Government delays whiplash decision

Ellman: strong views on all sides

The government will wait until the transport select committee finishes its investigation into whiplash – and until the impact of the LASPO reforms begins to show – before announcing the outcome of its consultation on reform, justice minister Helen Grant announced this morning.

The consultation, which closed on 8 March, committed the government to review the submissions received and publish a response in spring 2013.

The committee announced its inquiry into whiplash – including an examination of the government’s consultation proposals – on 15 March.

In a statement laid before Parliament today, Ms Grant said: “The government believes that, prior to taking any final decisions on whiplash reform, it should give due consideration to the views of the transport committee.

“The government also believes that the impact of its recent civil reform programme on the price of motor insurance premiums needs to be assessed. Consumers should be rewarded with the lower litigation costs being reflected in lower insurance premiums.

“For these reasons the government has decided to defer publication of its formal response to the consultation until after the committee has reported.”

The select committee will next week start taking oral evidence as part of its investigation. After receiving 54 written submissions, the committee’s hearing will begin with a focus on the medical questions around whiplash.

The Chartered Society of Physiotherapy will be giving evidence, as will the head of the bioengineering research group and Nottingham University, a lecturer in anatomy and behaviour at Nottingham’s school of veterinary medicine and science.

MPs will also hear from Thatcham Research – the motor insurance repair research centre – the Institute and Faculty of Actuaries, and the Lloyd’s Market Association, which has made some radical suggestions for reform.

Monday’s session will conclude with MPs probing Dr Simon Margolis, chief executive of leading medical reporting agency Premex Services, and Dr Andre Brittain-Dissont of Dr Brittain-Dissont Medico-Legal Reporting.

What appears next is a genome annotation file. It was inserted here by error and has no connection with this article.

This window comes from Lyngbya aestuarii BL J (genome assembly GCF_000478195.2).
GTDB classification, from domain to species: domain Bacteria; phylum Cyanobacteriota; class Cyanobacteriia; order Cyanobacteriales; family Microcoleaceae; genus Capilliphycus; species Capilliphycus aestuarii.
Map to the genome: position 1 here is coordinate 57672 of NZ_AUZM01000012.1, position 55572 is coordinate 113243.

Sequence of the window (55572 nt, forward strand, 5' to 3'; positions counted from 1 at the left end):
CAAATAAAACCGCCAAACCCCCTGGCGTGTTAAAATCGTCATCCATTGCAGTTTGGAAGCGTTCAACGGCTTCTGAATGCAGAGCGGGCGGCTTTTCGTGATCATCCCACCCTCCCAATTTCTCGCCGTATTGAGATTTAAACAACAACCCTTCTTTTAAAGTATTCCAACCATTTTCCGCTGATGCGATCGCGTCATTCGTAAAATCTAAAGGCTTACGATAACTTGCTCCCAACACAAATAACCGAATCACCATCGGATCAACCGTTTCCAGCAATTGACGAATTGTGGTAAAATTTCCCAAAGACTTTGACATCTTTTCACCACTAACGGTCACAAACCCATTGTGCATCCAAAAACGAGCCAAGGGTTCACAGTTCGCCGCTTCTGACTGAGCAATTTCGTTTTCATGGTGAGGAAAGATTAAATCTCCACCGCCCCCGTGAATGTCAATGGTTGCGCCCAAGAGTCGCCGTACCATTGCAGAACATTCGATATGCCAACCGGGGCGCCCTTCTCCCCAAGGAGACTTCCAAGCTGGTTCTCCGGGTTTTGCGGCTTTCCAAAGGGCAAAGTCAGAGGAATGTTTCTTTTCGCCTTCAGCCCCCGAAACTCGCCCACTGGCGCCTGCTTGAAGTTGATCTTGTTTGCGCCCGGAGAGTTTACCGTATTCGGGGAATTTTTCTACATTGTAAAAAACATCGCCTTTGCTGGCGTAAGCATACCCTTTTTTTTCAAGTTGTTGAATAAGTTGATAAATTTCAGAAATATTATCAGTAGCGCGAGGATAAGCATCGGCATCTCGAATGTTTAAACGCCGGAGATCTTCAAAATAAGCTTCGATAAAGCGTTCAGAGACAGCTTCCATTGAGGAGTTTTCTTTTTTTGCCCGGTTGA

There will be a further oral evidence session on 17 June, although the witnesses for it have not yet been named.

Louise Ellman MP, chair of the transport committee, said: “There are strong views on all sides of the debate on whiplash claims.  We will hear oral evidence from different groups on the government’s proposals for reducing the number and cost of whiplash claims. We will discuss with witnesses the impact these proposals might have on reducing motor insurance premiums and on access to justice for injured people.”

Speaking at an Association of British Insurers conference in March when she announced the inquiry, Ms Ellman said her instinct was that “a lot of whiplash claims” are fraudulent” – encouraged by cold calling – but that there are “genuine claims in there too” which must not be lost in the rush to tackle fraud.

The committee sought written evidence under five main headings:

  • Whether the government is correct in describing Great Britain as the “whiplash capital of the world”;
  • Whether it is correct to say that the costs of whiplash claims add £90 to the average premium and, if so, what proportion of this additional cost is due to “exaggerated, misrepresented or fabricated” claims;
  • Whether the proposals put forward by the government, in relation to medical evidence of whiplash and incentives to challenge fraudulent or exaggerated claims, are likely to reduce motor insurance premiums and, if so, to what extent;
  • The likely impact of the proposals on access to justice for claimants who are genuinely injured; and
  • Whether there are other steps which the government should be taking to reduce the cost of motor insurane.